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Research Topic

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Global change and human vulnerability to vector-borne diseases

Topic Editors:

Rubén Bueno-Marí, University of Valencia, Spain
Ricardo Jiménez-Peydró, University of Valencia, Spain

Submission Closed.

It is well known that several climatic, environmental and socio-demographic changes that have occurred in the last years are some of the most important causes for the emergence/resurgence of vector-borne diseases worldwide. Global change can be defined as the impact of human activity on the fundamental mechanisms of biosphere functioning. Therefore, global change includes not only climate change, but also habitat transformation, water cycle modification, biodiversity loss, synanthropic incursion of alien species into new territories, or introduction of new chemicals in nature.

On this respect, some of the effects of global change on vector-borne diseases can be currently evaluated. Globalization has enabled the movement of parasites, viruses and vectors among different countries, or even at intercontinental level. On this regard, it is important to note that the increase of imported malaria cases in different Southern European countries has led to the re-appearance of autochthonous cases of disease transmission. Moreover, the used tire trade, together with global warming, have facilitated the introduction, spread and establishment of potential Dengue tropical vectors, such as Aedes aegypti or Aedes albopictus in temperate areas. Consequently, recently the first Dengue indigenous cases in the last decades have been reported in different Southern areas of North America and Europe. Furthermore, habitat modification, mainly deforestation and transformation of aquatic environments, together with the changes in thermal and rainfall patterns, are two of the key factors to explain the increasing incidence of Leishmaniasis and several tick-borne diseases.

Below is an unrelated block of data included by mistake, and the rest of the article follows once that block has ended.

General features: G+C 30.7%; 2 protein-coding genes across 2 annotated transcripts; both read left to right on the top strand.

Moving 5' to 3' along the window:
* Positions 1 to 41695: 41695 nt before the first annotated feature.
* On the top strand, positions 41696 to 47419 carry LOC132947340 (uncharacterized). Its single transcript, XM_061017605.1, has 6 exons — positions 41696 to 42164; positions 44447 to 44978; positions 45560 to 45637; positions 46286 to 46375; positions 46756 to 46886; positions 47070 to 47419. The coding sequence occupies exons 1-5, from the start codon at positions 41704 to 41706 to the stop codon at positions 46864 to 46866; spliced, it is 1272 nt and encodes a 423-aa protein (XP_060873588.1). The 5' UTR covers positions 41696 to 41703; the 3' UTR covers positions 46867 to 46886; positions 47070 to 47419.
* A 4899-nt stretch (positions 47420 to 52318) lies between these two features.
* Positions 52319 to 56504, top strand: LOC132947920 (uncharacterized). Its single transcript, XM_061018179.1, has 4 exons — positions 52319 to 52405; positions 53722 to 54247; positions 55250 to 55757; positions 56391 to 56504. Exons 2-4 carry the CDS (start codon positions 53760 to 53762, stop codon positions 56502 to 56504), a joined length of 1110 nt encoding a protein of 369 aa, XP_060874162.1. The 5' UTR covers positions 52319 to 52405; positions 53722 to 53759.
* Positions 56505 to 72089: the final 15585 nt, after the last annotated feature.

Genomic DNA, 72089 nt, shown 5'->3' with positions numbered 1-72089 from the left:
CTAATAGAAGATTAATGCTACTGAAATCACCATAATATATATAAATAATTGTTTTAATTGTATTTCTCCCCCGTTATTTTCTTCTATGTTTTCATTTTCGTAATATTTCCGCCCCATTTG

The aim of this Research Topic is to cover all related fields with the binomial vector-borne diseases / global change, including basic and applied research, approaches to control measures, explanations of new theories, opinion articles, reviews, etc. To discuss these issues, a holistic and integrative point of view is necessary, which only would be achieved by the close and active participation of specialists on entomology, parasitology, virology and epidemiology. Our objective is to use a systems approach to the problem of global change and vector-borne diseases. To achieve this ambitious goal and to comply with a demand of first-rate scientific and medical interest, we are very keen on asking for the participation of multiple contributors.

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